Blakely: NBA Mock Draft 2.0

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Blakely: NBA Mock Draft 2.0

By A. Sherrod Blakely
CSNNE.com Celtics Insider
Follow @sherrodbcsn
Here's the second installment of CSNNE.com's Mock draft.

There was very little movement near the top of the draft board. However, the uncertain buyout status of Lithuanian big man Jonas Valanciunas will likely result in one of the top international players sliding a few spots which as you can imagine, will create a domino effect felt throughout the lottery (top-14).

Locally, at least three players from New England schools are expected to be selected in the first round. Leading the way will be UConn's Kemba Walker, who is projected by most mock drafts as a top-10 pick.

As for the Celtics, they have plenty of areas in need of added talent, so they could conceivably go in just about any direction and it be a move that helps. The Celtics have made adding athleticism a priority this offseason, which could result in the addition of 6-6 Iman Shumpert of Georgia Tech, one of the most athletic players in Thursday's draft. Of course, the need for size remains, which is why the Celtics might look to draft Nikola Vucevic (6-foot-11, 260) of USC or San Diego native Jeremy Tyler (6-11, 260), who bypassed his senior year of high school and has played in Israel and Japan, respectively, the last two years. He is projected as a late-first round or early second-round selection.

1. Cleveland
Kyrie Irving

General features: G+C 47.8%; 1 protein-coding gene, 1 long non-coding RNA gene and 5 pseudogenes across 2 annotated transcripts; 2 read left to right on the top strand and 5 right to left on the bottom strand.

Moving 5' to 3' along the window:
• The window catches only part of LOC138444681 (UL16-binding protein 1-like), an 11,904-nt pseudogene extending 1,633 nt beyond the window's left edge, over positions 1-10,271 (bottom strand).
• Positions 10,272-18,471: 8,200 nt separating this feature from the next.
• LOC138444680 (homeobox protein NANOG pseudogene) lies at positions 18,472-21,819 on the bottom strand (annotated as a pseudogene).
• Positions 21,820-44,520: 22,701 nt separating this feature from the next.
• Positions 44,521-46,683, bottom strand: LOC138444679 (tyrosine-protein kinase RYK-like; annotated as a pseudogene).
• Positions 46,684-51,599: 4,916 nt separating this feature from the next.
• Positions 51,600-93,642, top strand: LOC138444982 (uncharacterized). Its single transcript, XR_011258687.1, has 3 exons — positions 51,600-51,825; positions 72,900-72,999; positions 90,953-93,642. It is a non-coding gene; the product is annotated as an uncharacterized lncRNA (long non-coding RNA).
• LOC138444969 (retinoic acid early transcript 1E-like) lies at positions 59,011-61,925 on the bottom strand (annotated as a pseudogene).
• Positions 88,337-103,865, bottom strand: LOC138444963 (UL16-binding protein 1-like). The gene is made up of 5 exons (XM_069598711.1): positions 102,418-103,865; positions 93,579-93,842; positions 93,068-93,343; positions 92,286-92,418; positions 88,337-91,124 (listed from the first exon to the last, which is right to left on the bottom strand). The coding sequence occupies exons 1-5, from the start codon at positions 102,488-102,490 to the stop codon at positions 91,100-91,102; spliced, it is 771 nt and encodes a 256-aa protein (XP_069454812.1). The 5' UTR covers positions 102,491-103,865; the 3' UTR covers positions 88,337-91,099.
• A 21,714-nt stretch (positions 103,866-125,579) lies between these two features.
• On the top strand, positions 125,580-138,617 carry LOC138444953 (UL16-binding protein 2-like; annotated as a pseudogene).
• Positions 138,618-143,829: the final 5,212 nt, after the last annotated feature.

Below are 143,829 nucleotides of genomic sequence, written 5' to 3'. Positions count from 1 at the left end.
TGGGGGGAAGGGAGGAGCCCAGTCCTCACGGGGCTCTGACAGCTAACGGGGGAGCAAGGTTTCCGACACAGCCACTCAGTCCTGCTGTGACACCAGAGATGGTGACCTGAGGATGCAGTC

6'3''
191
PG
Duke
2. Minnesota
Derrick Williams
6'8''
248
SFPF
Arizona
3. Utah
Brandon Knight
6'3''
177
PGSG
Kentucky
4. Cleveland
Enes Kanter
6'11''
259
PFC
Kentucky
5. Toronto
Jan Vesely
6'11''
230
SFPF
Czech Rep.
6. Washington
Marcus Morris
6'8''
230
SFPF
Kansas
7. Sacramento
Kemba Walker
6'1''
184
PG
UConn
8. Detroit
Tristan Thompson
6'9''
227
PF
Texas
9. Charlotte
Kawhi Leonard
6'7''
227
SF
SDSU
10. Milwaukee
Jonas Valanciunas
6'11''
240
C
Lithuania
11. Golden St.
Chris Singleton
6'9''
230
SF
FSU
12. Utah
Jimmer Fredette
6'2''
196
PG
BYU
13. Phoenix
Klay Thompson
6'7''
206
SG
WSU
14. Houston
Donatas Motiejunas
7'0''
224
PF
Lithuania
15. Indiana
Alec Burks
6'6''
193
PGSG
Colorado
16. Philly
Markieff Morris
6'9''
241
PF
Kansas
17. New York
Jordan Hamilton
6'8''
228
SF
Texas
18. Washington
Darius Morris
6'4''
190
PG
Michigan
19. Charlotte
Bismack Biyombo
6'9''
243
C
Congo
20. Minnesota
Kenneth Faried
6'7''
225
PF
Morehead St.
21. Portland
Tobias Harris
6'8''
223
SFPF
Tennessee
22. Denver
Marshon Brooks
6'5''
195
PGSG
Providence
23. Houston
Tyler Honeycutt
6'8''187
SGSF
UCLA
24. OKC
Nikola Mirotic
6'10''
226
SF
Serbia
25. Boston
Iman Shumpert
6'6''
220
SGPG
Geo. Tech
26. Dallas
Davis Bertans
6'10''
210
SF
Latvia
27. New Jersey
Nikola Vucevic
6'11''
260
C
USC
28. Chicago
Kyle Singler
6'9''
228
PF
Duke
29. San Antonio
Justin Harper
6'9''
228
PF
Richmond
30. Chicago
Chandler Parsons
6'10''
221
SF
Florida

A. Sherrod Blakely can be reached at sblakely@comcastsportsnet.com. Follow Sherrod on Twitter at http:twitter.comsherrodbcsn

Jaylen Brown may be the future of Celtics, but he's focused on now

Jaylen Brown may be the future of Celtics, but he's focused on now

BOSTON – This is not how this is supposed to work.

When the regular season ends for high draft picks, there’s usually a nice, warm island awaiting their arrival in late-April when the regular season ends.

But this was no typical rookie season for Boston’s Jaylen Brown.

And as we have seen, Brown isn’t your typical rookie.

Drafted with the third overall pick in last June’s NBA draft, the 6-foot-7 Brown found himself in the rotation on a Celtics team that advanced all the way to the Eastern Conference finals before having their season end at the hands of the defending NBA champion Cleveland Cavaliers.

The path towards individual and team success is littered with struggles and potholes of strife along with the pain of disappointment cluttering up things as well.

From within that rubble lies promise; the kind that has Celtics Nation justifiably excited about the future of Brown with the Celtics.

But Brown isn’t about the future, folks.